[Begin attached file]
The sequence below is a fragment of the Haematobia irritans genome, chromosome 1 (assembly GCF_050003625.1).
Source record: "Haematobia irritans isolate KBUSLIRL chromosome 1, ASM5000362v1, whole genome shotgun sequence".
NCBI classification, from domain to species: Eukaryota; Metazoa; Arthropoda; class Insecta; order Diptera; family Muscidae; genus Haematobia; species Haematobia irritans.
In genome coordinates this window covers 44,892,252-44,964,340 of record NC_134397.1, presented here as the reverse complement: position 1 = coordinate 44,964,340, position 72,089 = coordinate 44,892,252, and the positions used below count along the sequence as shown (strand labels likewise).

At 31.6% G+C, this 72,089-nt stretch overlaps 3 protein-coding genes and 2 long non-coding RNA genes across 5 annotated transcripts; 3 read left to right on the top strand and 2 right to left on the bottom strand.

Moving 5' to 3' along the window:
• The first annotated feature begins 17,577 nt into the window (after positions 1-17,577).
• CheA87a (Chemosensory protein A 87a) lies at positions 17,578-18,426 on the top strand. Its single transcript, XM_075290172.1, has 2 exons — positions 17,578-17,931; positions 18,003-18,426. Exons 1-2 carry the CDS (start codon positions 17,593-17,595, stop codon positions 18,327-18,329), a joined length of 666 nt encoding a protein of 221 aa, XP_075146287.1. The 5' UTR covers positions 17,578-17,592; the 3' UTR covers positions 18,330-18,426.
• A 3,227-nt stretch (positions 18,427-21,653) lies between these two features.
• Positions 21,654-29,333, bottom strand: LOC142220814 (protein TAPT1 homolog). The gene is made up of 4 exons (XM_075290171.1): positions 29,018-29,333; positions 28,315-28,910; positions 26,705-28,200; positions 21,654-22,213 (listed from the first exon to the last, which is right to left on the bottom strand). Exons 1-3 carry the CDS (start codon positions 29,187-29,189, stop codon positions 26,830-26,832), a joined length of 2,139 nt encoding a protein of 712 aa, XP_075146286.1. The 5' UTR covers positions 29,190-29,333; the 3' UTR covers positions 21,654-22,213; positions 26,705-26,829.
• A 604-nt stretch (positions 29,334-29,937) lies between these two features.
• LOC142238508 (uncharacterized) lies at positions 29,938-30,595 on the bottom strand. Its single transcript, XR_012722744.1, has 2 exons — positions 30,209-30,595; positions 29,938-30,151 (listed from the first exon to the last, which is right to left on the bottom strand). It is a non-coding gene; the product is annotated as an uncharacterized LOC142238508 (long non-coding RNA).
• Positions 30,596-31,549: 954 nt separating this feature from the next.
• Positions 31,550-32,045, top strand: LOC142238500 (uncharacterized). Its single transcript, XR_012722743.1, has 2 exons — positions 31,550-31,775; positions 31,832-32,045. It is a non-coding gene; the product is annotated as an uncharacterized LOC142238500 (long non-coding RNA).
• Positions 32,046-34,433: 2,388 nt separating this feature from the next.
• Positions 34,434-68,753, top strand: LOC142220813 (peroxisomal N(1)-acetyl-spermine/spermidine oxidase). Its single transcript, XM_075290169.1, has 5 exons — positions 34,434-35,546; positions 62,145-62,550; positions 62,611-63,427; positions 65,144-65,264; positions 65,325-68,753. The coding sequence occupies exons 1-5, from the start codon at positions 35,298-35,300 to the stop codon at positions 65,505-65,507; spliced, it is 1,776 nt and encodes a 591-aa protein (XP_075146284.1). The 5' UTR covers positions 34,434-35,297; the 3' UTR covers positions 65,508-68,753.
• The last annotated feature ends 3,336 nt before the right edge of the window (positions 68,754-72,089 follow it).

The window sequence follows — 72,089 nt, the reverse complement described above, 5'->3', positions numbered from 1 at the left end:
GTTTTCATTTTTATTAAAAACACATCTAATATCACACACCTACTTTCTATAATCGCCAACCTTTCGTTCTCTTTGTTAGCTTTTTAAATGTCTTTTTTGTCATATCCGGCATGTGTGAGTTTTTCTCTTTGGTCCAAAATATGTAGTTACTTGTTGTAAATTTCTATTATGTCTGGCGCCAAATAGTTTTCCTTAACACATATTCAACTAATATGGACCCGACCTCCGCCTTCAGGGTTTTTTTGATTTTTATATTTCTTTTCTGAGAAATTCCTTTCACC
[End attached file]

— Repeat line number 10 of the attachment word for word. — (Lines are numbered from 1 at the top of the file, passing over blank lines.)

• Positions 21,654-29,333, bottom strand: LOC142220814 (protein TAPT1 homolog). The gene is made up of 4 exons (XM_075290171.1): positions 29,018-29,333; positions 28,315-28,910; positions 26,705-28,200; positions 21,654-22,213 (listed from the first exon to the last, which is right to left on the bottom strand). Exons 1-3 carry the CDS (start codon positions 29,187-29,189, stop codon positions 26,830-26,832), a joined length of 2,139 nt encoding a protein of 712 aa, XP_075146286.1. The 5' UTR covers positions 29,190-29,333; the 3' UTR covers positions 21,654-22,213; positions 26,705-26,829.